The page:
Newark announces plans to construct skate spots
City officials say construction to begin within the next year
Published: Tuesday, April 24, 2012
Updated: Tuesday, April 24, 2012 02:04
City officials recently announced plans to build two or three skate spots, which are small skateboarding areas, in city parks within the next year, creating a legal place to ride within city limits.
Charlie Emerson, director of Newark’s Park and Recreation department, said Fairfield Park, located off New London Road, and Phillips Park, located south of West Park Place, are two of five potential locations for the skate spots.
Emerson said he feels now is the appropriate time to grant the longstanding requests of numerous city residents.
“We have had requests throughout the years,” Emerson said. “A lot of people expressed a sincere interest in building skate spots.”
Approximately 1,300 skateboarders, ranging from five to 24 years old, live in Newark, according to Emerson.
“With that many skaters, there is a definite need for a solution,” he said. “Skaters are prohibited from skating on sidewalks and are restricted from many areas.”
Kyle Hultberg, an employee at Switch Skate and Snow on Main Street, said he is an active skateboarder and is looking forward to the skate spots’ construction
“The fact that they have a plan is awesome, and geared to building a community where kids can go park to park and do what they are passionate about—skating,” Hultberg said.
Emerson said he predicts that construction will begin either this year or in early 2013. The proposed skate spots will feature low rails, steps and benches, and will vary in cost depending on their size. Emerson estimated they will cost a minimum of $30,000 each.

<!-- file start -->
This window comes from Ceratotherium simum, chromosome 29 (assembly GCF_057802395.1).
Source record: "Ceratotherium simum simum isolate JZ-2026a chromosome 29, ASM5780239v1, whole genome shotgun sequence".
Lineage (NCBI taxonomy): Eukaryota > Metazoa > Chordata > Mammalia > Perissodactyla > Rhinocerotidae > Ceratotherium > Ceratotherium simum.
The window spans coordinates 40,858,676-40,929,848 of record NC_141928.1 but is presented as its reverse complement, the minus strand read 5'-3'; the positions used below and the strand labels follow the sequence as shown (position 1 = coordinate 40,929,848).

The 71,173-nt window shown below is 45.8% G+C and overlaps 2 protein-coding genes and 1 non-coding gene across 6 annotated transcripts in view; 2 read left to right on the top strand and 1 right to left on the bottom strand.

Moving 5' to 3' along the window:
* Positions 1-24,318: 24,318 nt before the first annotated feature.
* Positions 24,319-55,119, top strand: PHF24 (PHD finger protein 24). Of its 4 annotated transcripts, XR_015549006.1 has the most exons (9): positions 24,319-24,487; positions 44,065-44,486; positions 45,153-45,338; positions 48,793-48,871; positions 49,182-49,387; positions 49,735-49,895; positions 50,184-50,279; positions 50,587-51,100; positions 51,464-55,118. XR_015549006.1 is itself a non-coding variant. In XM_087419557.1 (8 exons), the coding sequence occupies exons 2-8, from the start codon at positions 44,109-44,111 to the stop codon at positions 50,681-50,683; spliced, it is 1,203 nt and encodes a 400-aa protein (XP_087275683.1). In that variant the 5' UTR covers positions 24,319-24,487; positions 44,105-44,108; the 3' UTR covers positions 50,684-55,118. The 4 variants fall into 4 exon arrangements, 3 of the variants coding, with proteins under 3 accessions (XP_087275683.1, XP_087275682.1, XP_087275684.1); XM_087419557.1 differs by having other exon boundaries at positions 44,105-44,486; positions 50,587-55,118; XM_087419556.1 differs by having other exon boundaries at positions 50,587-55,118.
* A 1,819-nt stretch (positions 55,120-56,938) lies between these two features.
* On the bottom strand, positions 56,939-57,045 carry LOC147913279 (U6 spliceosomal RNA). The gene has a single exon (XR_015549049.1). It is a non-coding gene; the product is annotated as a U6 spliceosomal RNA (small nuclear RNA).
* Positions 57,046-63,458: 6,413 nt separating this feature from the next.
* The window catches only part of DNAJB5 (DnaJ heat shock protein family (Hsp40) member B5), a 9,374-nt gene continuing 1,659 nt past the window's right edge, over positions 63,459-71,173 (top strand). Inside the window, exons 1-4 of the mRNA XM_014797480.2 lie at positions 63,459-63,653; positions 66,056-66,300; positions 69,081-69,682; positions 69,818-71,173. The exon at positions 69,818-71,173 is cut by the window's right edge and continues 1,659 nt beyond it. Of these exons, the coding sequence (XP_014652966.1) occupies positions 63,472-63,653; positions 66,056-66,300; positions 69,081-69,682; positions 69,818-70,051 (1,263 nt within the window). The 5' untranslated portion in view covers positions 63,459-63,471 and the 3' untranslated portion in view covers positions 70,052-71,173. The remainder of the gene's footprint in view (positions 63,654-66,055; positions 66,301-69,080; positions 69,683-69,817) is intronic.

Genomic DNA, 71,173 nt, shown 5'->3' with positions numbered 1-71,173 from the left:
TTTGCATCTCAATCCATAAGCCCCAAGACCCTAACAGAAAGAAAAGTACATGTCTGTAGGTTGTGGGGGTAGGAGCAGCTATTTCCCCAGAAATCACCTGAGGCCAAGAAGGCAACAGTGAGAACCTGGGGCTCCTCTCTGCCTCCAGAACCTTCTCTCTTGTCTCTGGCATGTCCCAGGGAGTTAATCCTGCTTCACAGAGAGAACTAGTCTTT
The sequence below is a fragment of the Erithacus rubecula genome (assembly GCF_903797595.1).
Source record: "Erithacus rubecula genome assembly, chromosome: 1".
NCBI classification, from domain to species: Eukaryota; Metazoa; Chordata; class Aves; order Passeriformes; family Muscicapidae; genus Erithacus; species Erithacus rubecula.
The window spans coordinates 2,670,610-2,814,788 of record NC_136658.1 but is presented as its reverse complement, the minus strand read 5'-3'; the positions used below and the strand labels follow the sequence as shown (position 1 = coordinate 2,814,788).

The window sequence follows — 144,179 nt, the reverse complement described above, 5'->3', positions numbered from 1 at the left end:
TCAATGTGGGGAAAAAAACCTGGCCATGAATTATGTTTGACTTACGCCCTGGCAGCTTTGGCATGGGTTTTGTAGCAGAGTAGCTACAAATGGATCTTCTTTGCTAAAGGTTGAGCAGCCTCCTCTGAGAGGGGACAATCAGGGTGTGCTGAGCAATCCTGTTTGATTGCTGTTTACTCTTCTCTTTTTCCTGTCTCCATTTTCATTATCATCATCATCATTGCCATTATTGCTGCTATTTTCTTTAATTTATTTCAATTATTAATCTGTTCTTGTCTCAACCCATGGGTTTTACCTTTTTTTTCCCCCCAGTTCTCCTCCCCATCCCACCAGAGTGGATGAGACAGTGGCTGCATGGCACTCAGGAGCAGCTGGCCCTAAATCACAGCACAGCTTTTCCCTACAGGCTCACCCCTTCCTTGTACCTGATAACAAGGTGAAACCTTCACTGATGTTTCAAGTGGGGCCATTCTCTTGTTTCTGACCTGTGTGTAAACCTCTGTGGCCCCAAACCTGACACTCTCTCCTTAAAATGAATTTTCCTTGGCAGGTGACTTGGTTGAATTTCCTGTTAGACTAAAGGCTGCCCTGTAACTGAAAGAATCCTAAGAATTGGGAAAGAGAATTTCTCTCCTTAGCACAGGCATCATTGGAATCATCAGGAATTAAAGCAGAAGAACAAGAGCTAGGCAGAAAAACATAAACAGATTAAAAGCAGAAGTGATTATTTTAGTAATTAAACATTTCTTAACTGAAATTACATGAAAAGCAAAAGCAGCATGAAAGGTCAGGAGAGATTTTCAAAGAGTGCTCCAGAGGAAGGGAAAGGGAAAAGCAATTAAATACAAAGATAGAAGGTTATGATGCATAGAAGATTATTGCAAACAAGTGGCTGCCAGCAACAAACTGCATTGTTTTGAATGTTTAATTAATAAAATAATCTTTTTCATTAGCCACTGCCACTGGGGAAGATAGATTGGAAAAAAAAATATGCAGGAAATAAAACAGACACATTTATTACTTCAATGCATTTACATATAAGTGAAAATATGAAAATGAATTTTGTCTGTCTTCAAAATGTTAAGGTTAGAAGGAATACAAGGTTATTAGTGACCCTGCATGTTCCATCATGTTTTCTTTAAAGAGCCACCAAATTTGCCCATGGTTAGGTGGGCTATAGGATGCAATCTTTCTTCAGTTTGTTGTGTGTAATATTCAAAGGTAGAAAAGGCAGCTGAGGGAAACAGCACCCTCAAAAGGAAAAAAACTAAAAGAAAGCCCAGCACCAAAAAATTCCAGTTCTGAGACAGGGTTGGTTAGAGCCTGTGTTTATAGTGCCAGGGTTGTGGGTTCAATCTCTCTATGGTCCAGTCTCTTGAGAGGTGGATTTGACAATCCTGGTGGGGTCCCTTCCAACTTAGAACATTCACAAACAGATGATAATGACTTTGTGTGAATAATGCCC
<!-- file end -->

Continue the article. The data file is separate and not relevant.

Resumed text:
Emerson said some conflict about the location of the skate spots exists between residents and city officials.
“There isn’t a whole lot of opposition,” Emerson said. “Most of the population understands the need. Mostly there is controversy over location. Some people don’t want it near their homes, while others do.”
Matt Brannon, who has worked at Switch Skate and Snow and is originally from California, said he cannot understand the opposition.
“I’ve lived on the West Coast. There, you can skate everywhere because of all the facilities provided,” Brannon said. “Here, you can’t skate on campus, on sidewalks, nowhere. I can’t skate anywhere around town.”
Hultberg said that with the construction of the skate spots, he expects skating at illegal spots and legal ramifications for doing so to drop.
“When skateboarders see a ledge, they have an instinct to whip out their skateboard,” Hultberg said. “Kids are constantly arrested and banned from locations due to the lack of permitted skating spots.”
Hultberg said he doesn’t endorse the negative stigma he feels is often attached to skateboarding.
“I think some people don’t understand the skating community,” he said. “Personally, I don’t understand what is so difficult to understand. Basketball courts, tennis courts, they are everywhere. And the sports are just as rough as skating is. Skateboarding is not a bad thing. Throughout the years, skateboarding has gotten a bad name, but we are not bad people.”
Emerson said the city plans to hire a firm and collaborate with local skateboarders to design these facilities.
Hultberg said that the construction of the skate spots will bring unexpected benefits to Newark.
“People will be surprised at how much of a success the building of these skate spots will be,” he said.